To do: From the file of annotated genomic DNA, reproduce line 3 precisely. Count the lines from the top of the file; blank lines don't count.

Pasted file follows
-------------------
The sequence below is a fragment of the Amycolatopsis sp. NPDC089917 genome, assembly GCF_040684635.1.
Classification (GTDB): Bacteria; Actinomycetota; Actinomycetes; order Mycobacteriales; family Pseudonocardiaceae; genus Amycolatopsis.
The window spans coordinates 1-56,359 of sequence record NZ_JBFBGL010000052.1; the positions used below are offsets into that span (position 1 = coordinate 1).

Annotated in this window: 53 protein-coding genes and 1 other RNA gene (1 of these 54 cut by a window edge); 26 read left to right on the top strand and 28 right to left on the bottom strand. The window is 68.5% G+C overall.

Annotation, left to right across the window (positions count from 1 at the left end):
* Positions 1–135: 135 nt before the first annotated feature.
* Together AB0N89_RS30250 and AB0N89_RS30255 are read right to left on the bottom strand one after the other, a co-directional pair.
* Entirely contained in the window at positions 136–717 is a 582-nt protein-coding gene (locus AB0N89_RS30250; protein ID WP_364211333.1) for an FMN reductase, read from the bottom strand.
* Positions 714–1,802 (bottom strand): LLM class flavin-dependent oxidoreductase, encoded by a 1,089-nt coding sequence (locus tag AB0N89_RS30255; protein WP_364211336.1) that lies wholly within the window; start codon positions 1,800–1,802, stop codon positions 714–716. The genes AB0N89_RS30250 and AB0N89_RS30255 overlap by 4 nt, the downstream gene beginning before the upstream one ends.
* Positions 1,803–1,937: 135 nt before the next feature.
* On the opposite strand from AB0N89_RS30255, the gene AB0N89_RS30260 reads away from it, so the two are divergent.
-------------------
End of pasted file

The window spans coordinates 1-56,359 of sequence record NZ_JBFBGL010000052.1; the positions used below are offsets into that span (position 1 = coordinate 1).